At last week's RSA Conference in San Jose, Calif., Bill Gates told the annual assembly of security experts that the latest version of Microsoft's operating system would make passwords into relics of the past.

Note to Mr. Gates: Only one absurd promise at a time, please! Many of us are still waiting for you to deliver on your promise to rid the world of spam by 2006.

According to his keynote address last Tuesday, the weakest link in today's computer security chain is the password. Thus, with the coming release of the new Windows Vista operating system, Microsoft is introducing a concept called InfoCard, which will assist users in better managing login names and authentication.


InfoCard, similar to Microsoft's failed single sign-on service called Passport, will give users a unified place to manage all their authentication tasks. But unlike Passport, which had the fatal flaw of requiring Microsoft to hold all your secrets, InfoCard will let users manage their own information on their own computer.

In case you don't keep a running tally of promises and prognostications from Redmond's answer to the Oracle of Delphi, it was almost exactly two years ago -- Jan. 24, 2004 -- during the World Economic Forum in Davos, Switzerland, when Microsoft's chairman declared: ''Two years from now, spam will be solved.''

In fairness, Gates conceded at the same event that some of his previous predictions -- that Linux was a flash in the pan, open source software was no threat, and that Google was destined for obscurity -- may have been a bit off the mark.

But those familiar with the anti-spam world in 2004 can understand why Gates was comfortable predicting the end of spam. It was at that very same time that executives from Microsoft's email-related product teams were in full arm-twisting mode, trying to convince the world's major Internet service providers that the wisdom and efficacy of Microsoft's latest and greatest ideas for stopping spam were undeniable.

Unfortunately, somebody forgot to tell the spammers.

Today, the volume of spam coursing through Internet systems is greater than ever, and most of Microsoft's contributions to the anti-spam debate, including Sender ID and Penny Black have been widely panned as unworkable.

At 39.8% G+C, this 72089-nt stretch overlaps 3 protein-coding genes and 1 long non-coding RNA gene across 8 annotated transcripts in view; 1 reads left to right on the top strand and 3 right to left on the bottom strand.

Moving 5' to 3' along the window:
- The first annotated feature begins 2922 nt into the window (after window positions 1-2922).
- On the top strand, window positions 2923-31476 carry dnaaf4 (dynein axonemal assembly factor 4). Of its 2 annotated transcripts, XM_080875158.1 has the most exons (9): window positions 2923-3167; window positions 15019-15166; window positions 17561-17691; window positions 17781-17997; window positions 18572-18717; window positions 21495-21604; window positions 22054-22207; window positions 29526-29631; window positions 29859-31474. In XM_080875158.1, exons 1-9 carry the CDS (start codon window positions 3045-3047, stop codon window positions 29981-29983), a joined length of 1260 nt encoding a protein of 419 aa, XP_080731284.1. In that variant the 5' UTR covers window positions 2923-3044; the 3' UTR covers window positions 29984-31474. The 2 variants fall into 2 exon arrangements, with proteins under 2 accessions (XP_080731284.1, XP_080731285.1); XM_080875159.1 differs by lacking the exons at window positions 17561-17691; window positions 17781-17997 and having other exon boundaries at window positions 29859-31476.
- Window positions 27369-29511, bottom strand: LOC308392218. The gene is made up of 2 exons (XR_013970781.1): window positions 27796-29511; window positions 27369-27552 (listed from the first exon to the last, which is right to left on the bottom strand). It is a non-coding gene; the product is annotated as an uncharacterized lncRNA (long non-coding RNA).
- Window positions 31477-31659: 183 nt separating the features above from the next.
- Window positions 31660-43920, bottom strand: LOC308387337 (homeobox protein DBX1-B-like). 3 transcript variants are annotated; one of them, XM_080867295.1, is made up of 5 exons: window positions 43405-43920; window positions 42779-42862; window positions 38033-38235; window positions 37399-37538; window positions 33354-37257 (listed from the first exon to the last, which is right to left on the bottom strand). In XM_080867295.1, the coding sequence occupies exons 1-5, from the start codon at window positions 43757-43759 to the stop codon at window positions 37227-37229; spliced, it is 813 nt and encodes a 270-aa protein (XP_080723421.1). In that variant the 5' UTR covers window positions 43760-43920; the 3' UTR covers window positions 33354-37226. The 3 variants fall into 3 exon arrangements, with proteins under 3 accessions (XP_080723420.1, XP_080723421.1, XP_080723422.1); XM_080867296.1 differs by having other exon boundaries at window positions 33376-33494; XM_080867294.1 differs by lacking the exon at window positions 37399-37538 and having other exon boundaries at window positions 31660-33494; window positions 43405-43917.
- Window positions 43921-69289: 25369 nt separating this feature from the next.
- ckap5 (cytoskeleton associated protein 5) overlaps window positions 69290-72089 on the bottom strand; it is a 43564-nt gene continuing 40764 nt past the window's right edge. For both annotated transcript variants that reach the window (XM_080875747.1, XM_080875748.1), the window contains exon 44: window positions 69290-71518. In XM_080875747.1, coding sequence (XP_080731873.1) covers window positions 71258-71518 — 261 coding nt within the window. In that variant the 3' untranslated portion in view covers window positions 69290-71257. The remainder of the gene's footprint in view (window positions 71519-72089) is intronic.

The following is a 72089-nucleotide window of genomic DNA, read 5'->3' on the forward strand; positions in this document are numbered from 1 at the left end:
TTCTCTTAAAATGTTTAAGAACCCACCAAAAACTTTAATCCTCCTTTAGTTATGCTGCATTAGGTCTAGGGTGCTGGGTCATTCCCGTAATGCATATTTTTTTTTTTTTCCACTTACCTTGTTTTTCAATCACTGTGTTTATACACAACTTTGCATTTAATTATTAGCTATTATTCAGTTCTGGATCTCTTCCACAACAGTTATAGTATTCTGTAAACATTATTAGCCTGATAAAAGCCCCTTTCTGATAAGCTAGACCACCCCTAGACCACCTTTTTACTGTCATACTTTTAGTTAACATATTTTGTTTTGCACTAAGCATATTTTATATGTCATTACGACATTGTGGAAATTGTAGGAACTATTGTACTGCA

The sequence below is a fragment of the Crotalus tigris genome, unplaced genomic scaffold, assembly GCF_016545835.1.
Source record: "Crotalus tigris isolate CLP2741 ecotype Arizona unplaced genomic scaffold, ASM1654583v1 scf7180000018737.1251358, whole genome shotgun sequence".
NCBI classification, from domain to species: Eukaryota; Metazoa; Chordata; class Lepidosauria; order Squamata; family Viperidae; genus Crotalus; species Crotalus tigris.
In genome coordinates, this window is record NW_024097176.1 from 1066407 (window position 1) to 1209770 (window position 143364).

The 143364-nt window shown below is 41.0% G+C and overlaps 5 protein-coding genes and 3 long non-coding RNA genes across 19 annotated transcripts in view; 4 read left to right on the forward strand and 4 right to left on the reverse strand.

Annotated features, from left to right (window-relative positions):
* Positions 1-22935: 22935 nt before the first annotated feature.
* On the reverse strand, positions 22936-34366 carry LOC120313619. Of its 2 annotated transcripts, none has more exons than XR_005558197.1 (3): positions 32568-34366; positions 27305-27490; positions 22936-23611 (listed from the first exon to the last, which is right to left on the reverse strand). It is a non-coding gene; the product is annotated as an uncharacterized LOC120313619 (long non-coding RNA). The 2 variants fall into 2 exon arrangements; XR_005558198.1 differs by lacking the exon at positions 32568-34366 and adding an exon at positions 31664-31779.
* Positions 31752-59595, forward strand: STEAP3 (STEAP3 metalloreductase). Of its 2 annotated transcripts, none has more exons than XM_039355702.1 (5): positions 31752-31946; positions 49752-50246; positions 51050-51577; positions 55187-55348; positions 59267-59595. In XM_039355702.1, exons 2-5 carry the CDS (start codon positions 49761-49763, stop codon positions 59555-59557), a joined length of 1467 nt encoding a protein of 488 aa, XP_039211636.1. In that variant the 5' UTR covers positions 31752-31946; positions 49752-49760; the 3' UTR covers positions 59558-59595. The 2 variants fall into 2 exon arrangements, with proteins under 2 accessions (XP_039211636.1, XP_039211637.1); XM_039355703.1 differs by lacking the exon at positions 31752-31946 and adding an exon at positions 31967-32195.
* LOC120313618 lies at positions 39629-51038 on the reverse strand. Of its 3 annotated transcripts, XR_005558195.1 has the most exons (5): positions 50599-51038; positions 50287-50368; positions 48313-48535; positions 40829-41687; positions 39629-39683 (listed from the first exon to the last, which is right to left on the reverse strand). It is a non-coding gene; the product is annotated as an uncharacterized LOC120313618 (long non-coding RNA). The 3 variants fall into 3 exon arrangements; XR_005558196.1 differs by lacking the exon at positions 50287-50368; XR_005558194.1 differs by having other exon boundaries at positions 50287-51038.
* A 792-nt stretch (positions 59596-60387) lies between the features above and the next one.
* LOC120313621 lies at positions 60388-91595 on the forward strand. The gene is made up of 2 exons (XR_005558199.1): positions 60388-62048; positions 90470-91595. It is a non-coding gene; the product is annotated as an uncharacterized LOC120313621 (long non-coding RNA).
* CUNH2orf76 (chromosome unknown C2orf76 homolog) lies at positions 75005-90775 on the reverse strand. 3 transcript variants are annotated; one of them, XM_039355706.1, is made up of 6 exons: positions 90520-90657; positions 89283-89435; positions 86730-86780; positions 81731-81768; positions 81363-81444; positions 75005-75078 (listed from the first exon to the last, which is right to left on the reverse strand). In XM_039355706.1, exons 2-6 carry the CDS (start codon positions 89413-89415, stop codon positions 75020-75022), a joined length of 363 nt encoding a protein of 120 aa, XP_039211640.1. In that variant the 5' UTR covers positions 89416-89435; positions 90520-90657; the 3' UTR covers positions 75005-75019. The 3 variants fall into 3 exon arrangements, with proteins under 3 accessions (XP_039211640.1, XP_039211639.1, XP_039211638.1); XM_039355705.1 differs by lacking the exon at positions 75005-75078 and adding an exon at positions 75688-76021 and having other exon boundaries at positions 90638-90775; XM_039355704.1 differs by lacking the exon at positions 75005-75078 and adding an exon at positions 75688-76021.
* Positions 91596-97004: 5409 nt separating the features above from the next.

So you can forgive the skepticism when Gates took a few minutes away from deleting spam from his email inbox to tell RSA attendees that soon the world would be rid of the need to have passwords written on Post-It notes stuck to the corners of computer monitors.

The goal of simplifying the management of passwords and enabling stronger authentication is laudable and necessary. But I'm compelled to ask whether Microsoft's security efforts wouldn't be better spent solving the massive systemic security problems that riddle the company's operating systems and major applications?

To see the consequences of Microsoft's negligence regarding critical security issues, one need only look at the single most significant challenge facing the fight against spam today: massive armies of spam-relaying 'zombie' computers controlled by gangs of spammers.

In most cases, these networks of zombie computers, sometimes numbering in the thousands, were compromised through well-known vulnerabilities in the Windows operating system.

Microsoft is exceedingly familiar with the damage wrought by these zombie spam networks. According to documents filed in a lawsuit against an anonymous band of spammers, Microsoft discovered an infected computer in late 2005 and watched as the compromised machine attempted to send more than 18 million spam messages in a 20-day period.

As I've learned first-hand over the last year while working with some start-up firms in the security and authentication marketplace, there are many great reasons to improve the way users deal with passwords and other forms of authentication.

Indeed, if Microsoft's InfoCard and the other related improvements featured in Gates' keynote address will further open up opportunities -- for Microsoft and third-parties alike -- to improve the ability of users to authenticate themselves, that would be great for the industry and for users.

However, I think the technology world would take his devotion to solving the comparatively piddling issues of spam and computer security more seriously if Gates applied some of the same restraint he observes when approaching vastly more serious issues, such as his remarkable philanthropy on global health issues.

Along with his wife, Melinda, Gates has pledged billions of dollars to help stamp out some of the world's most vexing diseases, such as malaria, AIDS, and tuberculosis. When talking about these deadly serious world health initiatives, he wisely avoids hyperbole and over-promising. When it comes to life and death matters, Gates knows how to keep his hubris in check.

A touch of that humility in his keynote speeches might go a long way toward convincing the world that he takes these other challenges seriously, too.

Because, if I've said it once, I've said it a million times: Hyperbole shows that you aren't serious about solving a problem and you're just out to score meaningless PR points.